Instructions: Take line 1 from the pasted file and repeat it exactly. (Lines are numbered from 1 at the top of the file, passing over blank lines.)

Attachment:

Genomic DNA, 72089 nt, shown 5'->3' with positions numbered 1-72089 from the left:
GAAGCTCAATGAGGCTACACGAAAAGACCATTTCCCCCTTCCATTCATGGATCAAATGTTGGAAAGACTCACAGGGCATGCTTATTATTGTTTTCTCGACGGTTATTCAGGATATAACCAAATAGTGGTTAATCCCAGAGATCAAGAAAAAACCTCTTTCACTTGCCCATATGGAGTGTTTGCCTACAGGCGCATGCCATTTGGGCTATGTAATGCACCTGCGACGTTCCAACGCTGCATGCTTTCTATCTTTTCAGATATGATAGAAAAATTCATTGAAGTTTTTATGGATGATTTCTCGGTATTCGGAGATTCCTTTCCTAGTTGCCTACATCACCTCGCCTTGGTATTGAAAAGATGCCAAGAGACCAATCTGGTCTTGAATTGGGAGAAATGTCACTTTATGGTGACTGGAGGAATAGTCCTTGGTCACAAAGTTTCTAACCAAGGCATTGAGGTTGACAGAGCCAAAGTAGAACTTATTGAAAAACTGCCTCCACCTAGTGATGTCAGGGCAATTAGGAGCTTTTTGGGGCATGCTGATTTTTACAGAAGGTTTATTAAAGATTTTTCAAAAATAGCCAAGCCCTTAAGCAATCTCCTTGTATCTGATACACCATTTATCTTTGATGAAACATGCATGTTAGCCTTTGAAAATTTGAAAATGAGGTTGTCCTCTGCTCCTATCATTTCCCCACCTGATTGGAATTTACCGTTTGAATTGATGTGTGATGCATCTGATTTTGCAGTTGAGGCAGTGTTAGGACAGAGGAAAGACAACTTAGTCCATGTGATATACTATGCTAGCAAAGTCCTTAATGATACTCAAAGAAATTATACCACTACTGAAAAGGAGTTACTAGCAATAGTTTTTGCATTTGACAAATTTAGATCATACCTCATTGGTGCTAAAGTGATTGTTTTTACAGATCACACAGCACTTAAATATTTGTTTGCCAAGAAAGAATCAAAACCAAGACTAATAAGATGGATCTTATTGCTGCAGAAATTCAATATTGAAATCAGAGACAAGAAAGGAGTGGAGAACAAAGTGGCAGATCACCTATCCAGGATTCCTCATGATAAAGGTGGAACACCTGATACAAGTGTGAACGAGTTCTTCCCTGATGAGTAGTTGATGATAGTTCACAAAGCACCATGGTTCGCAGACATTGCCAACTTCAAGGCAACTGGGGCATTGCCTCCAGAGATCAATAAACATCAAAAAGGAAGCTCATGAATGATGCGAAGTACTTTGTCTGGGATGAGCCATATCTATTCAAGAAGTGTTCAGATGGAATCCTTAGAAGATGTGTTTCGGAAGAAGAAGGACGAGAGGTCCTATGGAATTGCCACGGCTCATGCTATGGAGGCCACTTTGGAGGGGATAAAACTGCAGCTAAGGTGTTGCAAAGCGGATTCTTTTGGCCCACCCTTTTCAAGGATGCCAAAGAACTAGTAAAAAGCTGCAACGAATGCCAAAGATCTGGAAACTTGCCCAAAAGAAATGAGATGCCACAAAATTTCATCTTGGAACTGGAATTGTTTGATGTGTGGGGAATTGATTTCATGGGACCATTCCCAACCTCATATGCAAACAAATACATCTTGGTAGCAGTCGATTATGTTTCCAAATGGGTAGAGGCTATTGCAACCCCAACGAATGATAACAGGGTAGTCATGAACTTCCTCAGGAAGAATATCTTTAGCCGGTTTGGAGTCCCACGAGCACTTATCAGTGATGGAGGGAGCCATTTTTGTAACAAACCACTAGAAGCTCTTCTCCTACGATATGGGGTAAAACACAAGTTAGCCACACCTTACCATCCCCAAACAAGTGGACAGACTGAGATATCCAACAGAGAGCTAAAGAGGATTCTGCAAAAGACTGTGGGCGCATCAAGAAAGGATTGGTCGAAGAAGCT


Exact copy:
Genomic DNA, 72089 nt, shown 5'->3' with positions numbered 1-72089 from the left: